Thought I would try and spend a bit of time this week engaging with the BYOD4L course and as I'm usually on Twitter posting about education and cat gifs, I thought I would try and involve myself in the G+ community, where I am usually more of a lurker.
The scenario's presented offer two perspectives on device usage, asking questions of "where do i find examples of current practice?" and "I just use my mobile for calling, why do i need it for anything else?" respectively.
Personally, I find Twitter a really useful place to start; searching by hashtags and looking at who's following who has revealed a huge community of educators to me and it's my go to Personal Learning Network. I'm also interested in technologies that help curate resources like RSS aggregators. Medium seems to be quite good at this. In terms of your mobile device doing more for you and getting people engaged with the affordances of BYOD, I like the idea of less or zero interface technologies, which make our devices less disruptive to our day to day and operate in accordance with our lifestyles. Examples of this might be apps that present information to you audibly or curate information for you based on location or routine. A gain in user experience in this regard may come at the cost of sharing more and more personal data to our apps and service providers, so we must ensure users understand relative instant benefits against potential longer term negative impacts.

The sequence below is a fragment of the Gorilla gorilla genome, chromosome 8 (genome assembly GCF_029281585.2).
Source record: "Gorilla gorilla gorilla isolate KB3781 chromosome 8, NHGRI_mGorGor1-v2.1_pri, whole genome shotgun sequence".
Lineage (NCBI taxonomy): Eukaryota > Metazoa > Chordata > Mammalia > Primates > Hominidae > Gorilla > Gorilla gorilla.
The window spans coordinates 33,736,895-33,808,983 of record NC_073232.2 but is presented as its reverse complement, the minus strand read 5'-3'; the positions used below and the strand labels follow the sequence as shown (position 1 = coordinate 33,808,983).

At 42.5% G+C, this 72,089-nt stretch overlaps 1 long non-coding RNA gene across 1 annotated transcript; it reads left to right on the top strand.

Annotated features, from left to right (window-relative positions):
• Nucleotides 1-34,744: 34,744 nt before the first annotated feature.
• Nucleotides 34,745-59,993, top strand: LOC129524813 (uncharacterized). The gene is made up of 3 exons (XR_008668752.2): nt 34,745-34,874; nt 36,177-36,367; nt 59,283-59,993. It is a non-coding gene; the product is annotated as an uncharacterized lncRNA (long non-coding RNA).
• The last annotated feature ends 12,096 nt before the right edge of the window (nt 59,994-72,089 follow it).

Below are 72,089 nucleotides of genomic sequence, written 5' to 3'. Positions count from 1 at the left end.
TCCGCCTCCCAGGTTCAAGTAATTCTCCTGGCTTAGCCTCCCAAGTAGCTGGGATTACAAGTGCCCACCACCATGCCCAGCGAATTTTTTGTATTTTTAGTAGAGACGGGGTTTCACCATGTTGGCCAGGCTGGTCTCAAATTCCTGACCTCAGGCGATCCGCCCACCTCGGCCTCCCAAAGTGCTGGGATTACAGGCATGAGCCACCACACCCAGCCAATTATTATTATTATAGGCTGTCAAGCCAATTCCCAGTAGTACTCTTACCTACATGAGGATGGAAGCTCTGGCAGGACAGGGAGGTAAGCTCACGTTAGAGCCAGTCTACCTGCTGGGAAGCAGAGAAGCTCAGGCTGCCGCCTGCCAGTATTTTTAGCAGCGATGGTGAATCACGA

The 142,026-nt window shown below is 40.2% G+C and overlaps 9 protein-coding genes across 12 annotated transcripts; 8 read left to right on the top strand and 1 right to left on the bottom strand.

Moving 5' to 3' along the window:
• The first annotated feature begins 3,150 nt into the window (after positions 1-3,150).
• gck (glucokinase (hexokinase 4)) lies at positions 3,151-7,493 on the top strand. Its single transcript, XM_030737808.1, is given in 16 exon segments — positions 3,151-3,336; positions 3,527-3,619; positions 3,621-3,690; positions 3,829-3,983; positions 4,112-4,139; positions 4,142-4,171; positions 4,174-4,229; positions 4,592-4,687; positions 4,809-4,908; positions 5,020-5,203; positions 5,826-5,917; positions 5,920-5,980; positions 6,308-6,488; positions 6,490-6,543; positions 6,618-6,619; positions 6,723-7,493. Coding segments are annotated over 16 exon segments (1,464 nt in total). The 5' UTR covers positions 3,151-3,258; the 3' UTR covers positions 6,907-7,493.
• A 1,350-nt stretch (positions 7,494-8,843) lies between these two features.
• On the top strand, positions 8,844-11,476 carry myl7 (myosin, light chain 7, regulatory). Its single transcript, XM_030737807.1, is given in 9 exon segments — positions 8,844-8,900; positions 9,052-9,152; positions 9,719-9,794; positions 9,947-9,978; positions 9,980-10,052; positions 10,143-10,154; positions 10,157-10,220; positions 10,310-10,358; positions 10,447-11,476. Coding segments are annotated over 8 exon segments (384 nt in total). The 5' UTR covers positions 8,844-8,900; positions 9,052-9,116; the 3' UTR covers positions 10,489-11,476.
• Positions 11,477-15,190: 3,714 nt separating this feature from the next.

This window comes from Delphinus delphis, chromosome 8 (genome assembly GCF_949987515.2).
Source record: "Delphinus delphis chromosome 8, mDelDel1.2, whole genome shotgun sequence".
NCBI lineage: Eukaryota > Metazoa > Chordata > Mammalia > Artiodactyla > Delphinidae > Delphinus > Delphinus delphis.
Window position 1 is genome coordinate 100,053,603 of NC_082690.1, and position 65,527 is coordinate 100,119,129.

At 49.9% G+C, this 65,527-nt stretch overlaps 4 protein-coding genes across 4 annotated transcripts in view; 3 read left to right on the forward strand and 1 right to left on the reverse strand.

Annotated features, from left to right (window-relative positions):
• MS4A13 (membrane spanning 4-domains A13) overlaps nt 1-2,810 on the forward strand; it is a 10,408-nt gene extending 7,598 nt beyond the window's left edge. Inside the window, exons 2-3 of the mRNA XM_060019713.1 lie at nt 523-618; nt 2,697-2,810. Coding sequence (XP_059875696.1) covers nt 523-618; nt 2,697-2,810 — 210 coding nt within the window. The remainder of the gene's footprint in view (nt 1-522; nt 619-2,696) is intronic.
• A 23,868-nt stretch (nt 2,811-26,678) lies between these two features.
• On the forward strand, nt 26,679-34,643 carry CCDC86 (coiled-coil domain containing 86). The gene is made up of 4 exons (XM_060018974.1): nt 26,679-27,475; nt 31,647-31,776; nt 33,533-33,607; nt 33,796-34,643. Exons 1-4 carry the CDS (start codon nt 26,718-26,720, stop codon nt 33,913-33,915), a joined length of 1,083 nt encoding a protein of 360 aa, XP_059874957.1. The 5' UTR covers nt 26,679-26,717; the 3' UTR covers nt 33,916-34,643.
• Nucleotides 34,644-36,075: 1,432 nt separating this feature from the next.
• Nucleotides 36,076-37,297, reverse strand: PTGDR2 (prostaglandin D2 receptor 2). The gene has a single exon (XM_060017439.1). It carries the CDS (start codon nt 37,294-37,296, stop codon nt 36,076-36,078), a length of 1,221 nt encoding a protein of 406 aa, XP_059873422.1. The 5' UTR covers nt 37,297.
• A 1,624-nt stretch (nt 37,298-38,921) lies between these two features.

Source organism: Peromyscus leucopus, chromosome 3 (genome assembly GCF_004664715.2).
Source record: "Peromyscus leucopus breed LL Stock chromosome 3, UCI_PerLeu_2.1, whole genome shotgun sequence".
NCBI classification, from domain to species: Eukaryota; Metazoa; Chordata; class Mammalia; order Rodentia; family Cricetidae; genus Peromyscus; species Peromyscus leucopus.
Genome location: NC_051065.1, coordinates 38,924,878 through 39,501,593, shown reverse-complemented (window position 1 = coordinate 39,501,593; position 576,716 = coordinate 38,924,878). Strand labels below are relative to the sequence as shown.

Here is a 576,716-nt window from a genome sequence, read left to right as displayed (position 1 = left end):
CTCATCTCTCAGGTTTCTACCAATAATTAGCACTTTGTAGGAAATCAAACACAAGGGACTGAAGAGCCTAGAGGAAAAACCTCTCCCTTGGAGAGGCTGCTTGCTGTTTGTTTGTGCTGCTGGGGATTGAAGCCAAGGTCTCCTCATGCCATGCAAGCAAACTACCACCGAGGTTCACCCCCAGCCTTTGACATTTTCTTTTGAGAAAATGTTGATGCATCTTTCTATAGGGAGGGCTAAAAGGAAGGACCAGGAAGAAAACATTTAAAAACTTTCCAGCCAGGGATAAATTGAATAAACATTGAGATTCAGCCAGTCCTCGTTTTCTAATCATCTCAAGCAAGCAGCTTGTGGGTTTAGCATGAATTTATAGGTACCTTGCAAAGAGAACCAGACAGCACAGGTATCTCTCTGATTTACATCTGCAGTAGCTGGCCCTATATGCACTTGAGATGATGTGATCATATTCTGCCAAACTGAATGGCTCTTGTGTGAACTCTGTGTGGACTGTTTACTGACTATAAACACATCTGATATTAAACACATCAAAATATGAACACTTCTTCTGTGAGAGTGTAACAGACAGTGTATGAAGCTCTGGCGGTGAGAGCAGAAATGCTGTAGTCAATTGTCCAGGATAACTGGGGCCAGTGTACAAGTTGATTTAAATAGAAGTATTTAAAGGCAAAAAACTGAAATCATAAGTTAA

Within our team, we have been using Slack for a while and I like the If This Then That integration which I use to post tweets from conferences back to the team in a Channel. It mean's we can discuss things in greater depth in an online space which is just used by the team. Google Plus has a huge international education community there too, so although I tend to read more posts and comment less, I find it a useful space to look to and search for information on a topic and often find communities are already formed around those topics
I've started using this platform, Known for some of my blogging stuff now. It's quite handy in that it integrates with other social media/publishing platforms, that you can back up/download your data and that it has potential for educators. I wrote a bit more about this and other emerging web platforms in another post. You can also use inline tagging to curate your posts like #BYOD4L #Connecting